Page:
Japan mulls revision of comfort women apology
SEOUL — Japan is to consider revising its landmark apology for its wartime system of sex slavery, a top official said Monday, in a move likely to draw fury in South Korea and beyond.
Evidence given by “comfort women” — those forced to work in military brothels — that forms the basis of the 1993 Kono Statement, is to be re-examined, Chief Cabinet Secretary Yoshihide Suga said Monday.
“The testimonies of comfort women were taken on the premise of their being closed-door sessions. The government will consider whether there can be a revision while preserving” the confidence in which they were given, Chief Cabinet Secretary Yoshihide Suga said.
Suga’s comment came after a weekend opinion poll, jointly conducted by the nationalistic Sankei Shimbun daily and Fuji TV, in which 59 percent of respondents said the apology should be revised.
Most recently, the issue was further inflamed when Katsuto Momii, the new head of Japan’s national broadcaster NHK, said sex slavery was common in many militaries and was only wrong when judged against modern morality.
Respected historians say up to 200,000 women, mostly from Korea but also from China, Indonesia, the Philippines and Taiwan, were forced to serve as sex slaves in Japanese army brothels.
However, a minority of right-wing Japanese insists there was no official involvement by the state or the military and say the women were common prostitutes.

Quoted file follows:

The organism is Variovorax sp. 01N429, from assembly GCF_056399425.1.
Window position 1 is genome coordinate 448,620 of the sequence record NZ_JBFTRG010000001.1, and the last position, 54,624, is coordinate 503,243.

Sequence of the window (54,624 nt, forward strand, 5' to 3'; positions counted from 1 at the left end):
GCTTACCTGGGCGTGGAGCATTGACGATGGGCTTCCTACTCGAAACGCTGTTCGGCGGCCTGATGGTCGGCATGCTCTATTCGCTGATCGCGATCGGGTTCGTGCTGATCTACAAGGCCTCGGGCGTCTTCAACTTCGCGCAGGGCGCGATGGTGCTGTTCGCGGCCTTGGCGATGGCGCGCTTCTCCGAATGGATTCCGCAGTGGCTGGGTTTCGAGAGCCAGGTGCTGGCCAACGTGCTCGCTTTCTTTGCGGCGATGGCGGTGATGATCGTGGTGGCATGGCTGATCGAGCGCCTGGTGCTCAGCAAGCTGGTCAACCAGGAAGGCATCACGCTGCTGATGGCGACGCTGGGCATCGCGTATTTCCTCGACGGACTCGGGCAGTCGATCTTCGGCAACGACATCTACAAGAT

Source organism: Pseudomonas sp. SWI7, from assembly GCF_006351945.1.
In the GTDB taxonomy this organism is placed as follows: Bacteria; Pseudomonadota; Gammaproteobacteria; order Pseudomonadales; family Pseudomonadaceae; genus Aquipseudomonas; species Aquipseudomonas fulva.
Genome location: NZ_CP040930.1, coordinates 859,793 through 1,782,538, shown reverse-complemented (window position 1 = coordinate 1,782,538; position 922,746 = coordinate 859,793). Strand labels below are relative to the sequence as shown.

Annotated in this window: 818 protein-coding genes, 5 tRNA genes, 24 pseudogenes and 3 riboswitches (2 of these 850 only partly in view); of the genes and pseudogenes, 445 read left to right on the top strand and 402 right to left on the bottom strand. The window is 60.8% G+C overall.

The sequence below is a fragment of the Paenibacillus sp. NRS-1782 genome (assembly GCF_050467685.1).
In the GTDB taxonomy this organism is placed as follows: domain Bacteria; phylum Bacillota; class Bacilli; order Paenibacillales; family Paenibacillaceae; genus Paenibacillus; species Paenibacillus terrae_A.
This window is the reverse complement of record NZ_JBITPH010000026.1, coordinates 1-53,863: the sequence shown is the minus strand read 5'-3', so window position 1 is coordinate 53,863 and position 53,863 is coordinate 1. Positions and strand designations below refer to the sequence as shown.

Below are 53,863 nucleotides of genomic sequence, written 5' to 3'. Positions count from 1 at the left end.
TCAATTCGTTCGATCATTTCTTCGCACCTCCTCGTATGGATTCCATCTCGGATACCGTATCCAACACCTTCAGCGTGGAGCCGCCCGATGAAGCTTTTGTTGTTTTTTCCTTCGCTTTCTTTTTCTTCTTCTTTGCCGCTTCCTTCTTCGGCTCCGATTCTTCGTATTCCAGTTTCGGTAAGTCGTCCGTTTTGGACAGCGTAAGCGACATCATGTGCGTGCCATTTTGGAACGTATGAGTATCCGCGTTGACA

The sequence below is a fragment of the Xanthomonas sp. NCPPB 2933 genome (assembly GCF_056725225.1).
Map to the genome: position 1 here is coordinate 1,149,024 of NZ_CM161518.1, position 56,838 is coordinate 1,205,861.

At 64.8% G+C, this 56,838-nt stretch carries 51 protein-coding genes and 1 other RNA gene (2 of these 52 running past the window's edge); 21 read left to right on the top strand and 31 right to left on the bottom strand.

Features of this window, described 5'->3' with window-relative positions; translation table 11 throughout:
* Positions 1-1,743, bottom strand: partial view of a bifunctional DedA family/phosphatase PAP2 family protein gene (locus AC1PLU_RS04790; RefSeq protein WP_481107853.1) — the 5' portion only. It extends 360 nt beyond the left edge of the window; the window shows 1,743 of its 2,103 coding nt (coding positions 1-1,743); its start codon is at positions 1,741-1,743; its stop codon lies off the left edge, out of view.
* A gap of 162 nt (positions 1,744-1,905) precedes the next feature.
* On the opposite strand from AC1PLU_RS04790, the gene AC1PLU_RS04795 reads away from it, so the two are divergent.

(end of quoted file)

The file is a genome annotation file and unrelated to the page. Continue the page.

In 1993, after hearing testimony from 16 Korean women, a statement issued in the name of then-chief cabinet secretary Yohei Kono acknowledged official complicity in the coercion of women into sex slavery.
It offered “sincere apologies and remorse” to the women and vowed to face squarely the historical facts.
But repeated wavering on the issue among senior right-wing politicians has contributed to a feeling in South Korea that Japan is in denial and is not sufficiently remorseful.
Last week, Suga told parliament that the government “would like to consider” setting up a verification team with academics who would look again at the 16 women’s accounts.
On the same day, Nobuo Ishihara, former deputy chief cabinet secretary who played a key role in working out the Kono statement, told parliament that Japan had conducted no checks on the former comfort women’s accounts to verify their stories.
“There were no materials that directly substantiate forcible recruitments by the Japanese government or by the military, but considering their testimonies we could not deny there was that sort of conduct among recruiters,” he said, adding it could not be denied either that the authorities were linked to the recruiters.
Ishihara said the 1993 statement was meant to settle the bitter past and encourage a more forward-looking relationship with South Korea.
“It is very regrettable that the goodwill of the Japanese government has done no good”, he said, reflecting a frustration felt by many in Japan who feel that the sex slavery issue will always be a stick that Seoul can use to beat it.
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